On Paper, Kindles and New Year’s Resolutions

The time has come for people to start making new year’s resolutions; eat less, workout more, make new friends, etc. I’m typically pretty bad at keeping whatever resolutions I make, so for the past few years I’ve shied away from making any. Regardless of how you feel about the tradition, I suppose a new year does provide some sort of tangible “reset” button for one’s life (or at least aspects of it). In that spirit, I’ve decided to make a few new year’s resolutions for 2011…I share one of them with you here.

This past summer, my awesome wife allowed me to indulge in a rather extravagant purchase…a briefcase from Saddleback Leather. My rationale behind making such a purchase was (and is) complex: I was tired of purchasing bags that were bound to fall apart after a couple of years; I was tired of having bags that looked like garbage (because they were falling apart); I needed a bag that could handle whatever I decided to put in it.

The last bit of rationale is what has led me to one of my resolutions for 2011 — use less paper.

Here is a picture of my bag:

Here is a picture of the contents of my bag on a pretty normal day:

In case you can’t tell how much crap is in the front divide, here you go:

This bag is built like a tank, and its weight matches its build. Seriously, it is heavy. With my tendency to load it up with a few books, folders filled with class materials, my laptop, power cord, pens, etc., it can weigh in easily at over 30 lbs. That is a conservative estimate. Needless to say, my back muscles have seen amazing growth over the past 6 months. That said, the other day I journeyed to campus after having emptied the bag of most of its contents — the semester was over, and all I needed was my laptop and a couple of small items. The feeling of walking around without all that weight over my shoulder was invigorating, to say the least. So, for 2011, I’ve decided that I’m going to explore some ways to travel with less weight. I imagine that this resolution will take many forms, but at a basic level, it is going to involve using less paper.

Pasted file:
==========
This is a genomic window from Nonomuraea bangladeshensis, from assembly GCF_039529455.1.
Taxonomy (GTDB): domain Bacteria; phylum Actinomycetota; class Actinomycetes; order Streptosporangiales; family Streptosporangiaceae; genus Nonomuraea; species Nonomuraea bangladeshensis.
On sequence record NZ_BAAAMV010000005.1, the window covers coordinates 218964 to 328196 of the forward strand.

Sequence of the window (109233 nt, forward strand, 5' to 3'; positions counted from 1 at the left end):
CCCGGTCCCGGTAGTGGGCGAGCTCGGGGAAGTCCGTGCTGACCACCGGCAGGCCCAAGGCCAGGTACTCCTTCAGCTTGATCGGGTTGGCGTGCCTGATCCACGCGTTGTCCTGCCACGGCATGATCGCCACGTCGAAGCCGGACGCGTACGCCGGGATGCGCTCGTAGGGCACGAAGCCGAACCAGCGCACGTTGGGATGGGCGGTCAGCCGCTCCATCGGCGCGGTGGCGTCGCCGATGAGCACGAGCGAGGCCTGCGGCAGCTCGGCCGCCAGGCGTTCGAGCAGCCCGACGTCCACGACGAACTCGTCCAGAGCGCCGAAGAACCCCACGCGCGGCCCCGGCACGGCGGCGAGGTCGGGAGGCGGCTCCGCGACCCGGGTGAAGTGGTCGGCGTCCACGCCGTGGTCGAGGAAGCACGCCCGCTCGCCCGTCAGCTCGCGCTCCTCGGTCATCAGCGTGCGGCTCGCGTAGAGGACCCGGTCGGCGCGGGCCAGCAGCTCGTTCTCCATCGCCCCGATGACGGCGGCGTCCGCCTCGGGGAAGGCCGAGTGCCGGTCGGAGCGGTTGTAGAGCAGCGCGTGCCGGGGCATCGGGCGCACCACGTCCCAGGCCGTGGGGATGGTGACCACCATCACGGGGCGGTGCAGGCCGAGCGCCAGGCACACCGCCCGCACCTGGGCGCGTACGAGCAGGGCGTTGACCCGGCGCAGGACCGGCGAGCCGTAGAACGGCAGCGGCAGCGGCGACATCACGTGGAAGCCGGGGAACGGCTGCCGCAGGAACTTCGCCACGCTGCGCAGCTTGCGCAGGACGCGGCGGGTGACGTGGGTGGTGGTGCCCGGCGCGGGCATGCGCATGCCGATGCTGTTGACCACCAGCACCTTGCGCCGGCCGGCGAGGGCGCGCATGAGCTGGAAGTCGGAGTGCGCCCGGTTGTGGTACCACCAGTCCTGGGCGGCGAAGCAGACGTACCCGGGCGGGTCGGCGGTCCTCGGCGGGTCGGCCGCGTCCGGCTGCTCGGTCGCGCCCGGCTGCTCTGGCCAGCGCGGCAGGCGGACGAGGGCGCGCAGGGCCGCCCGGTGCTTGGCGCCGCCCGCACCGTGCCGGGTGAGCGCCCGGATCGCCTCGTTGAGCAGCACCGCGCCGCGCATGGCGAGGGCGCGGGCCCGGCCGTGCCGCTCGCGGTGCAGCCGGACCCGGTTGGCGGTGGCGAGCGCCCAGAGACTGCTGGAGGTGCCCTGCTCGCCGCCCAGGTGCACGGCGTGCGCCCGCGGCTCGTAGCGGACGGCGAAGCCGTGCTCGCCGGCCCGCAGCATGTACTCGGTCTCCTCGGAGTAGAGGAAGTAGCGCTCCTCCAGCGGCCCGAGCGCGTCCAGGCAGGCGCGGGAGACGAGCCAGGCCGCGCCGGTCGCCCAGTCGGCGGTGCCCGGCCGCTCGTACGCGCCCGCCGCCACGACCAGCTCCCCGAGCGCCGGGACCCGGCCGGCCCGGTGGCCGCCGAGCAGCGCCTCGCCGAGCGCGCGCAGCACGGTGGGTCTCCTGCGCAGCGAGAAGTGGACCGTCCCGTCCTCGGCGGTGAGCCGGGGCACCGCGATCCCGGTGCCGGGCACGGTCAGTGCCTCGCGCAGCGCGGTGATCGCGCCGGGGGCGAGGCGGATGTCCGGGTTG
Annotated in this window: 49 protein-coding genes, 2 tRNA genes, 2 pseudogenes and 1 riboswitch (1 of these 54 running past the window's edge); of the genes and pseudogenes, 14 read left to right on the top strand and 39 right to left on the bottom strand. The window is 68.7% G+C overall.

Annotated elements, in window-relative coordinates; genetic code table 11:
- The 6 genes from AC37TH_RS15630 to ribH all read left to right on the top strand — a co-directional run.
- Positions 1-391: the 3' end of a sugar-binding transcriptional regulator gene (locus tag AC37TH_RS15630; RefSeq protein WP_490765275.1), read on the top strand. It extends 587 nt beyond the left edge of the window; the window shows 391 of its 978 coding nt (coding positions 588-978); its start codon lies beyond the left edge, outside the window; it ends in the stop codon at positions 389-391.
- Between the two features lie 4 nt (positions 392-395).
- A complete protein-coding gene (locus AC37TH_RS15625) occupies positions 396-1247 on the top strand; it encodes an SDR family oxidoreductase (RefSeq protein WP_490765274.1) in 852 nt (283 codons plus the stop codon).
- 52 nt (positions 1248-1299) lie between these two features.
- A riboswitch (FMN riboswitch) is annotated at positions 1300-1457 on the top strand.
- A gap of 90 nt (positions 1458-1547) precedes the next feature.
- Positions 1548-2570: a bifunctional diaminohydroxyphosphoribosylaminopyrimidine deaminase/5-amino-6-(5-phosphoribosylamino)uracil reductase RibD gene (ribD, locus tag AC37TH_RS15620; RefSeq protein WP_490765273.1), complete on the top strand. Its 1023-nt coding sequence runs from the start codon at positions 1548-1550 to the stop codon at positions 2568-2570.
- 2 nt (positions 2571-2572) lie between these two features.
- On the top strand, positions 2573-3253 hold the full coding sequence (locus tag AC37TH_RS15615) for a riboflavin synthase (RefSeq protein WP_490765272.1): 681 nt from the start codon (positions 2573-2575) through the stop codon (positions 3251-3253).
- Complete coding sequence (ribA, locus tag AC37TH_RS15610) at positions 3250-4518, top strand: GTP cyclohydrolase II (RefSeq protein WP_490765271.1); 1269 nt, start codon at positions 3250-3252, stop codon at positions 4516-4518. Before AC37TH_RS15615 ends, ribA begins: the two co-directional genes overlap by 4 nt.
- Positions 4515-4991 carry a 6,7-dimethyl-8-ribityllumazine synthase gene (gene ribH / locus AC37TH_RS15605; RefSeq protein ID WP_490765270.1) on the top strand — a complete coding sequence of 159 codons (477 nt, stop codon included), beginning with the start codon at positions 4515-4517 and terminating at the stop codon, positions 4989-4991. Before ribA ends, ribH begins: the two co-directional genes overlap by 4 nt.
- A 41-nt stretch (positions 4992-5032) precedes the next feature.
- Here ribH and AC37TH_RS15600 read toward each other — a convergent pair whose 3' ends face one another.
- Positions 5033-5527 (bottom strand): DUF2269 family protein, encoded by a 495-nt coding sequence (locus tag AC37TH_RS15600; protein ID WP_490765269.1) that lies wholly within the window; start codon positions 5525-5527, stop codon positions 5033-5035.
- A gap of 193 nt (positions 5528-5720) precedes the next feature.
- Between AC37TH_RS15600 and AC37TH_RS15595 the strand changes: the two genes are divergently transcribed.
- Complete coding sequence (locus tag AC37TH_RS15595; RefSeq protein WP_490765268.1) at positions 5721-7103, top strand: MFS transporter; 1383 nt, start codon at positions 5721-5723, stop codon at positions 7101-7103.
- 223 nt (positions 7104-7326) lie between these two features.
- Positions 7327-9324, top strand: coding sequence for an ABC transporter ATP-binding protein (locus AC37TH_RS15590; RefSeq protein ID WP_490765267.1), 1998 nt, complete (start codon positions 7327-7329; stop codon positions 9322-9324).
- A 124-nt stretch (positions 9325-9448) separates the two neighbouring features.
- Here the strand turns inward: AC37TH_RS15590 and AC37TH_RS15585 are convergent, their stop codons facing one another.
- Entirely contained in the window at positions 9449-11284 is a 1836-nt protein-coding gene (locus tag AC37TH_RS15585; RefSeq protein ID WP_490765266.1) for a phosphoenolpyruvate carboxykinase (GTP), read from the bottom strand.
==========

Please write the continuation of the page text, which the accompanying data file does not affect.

I have already taken a first step to accomplishing this goal — the purchase of an Amazon Kindle. I’ve only had the thing for a few days, but so far it is really impressive. I can load it up with all those articles that I want to read, as well as class notes, syllabi, paper drafts, etc. The process of taking notes and highlighting on the Kindle is going to be a learning curve, but what isn’t these days? To be honest, I don’t see myself purchasing electronic theology books for the Kindle any time soon. For starters, if I’m going to shell out $20-30 bucks for a book, I want to have the book and not just a file. Moreover, the Kindle’s electronic format doesn’t preserve page numbers, so if you want to cite a book that you’ve purchased through their store, you have to go find the actual book anyway. That said, the majority of the weight that I find myself carrying these days is comprised of articles and assorted printouts for class, and the fact that uploading and reading .pdf files on the Kindle is quite simple lessens the need to print out everything that I come across.

Its a small start, but a start nonetheless. After I get more accustomed to the Kindle, I’ll likely post some sort of review regarding its usefulness for the purposes listed here (if you’re interested).


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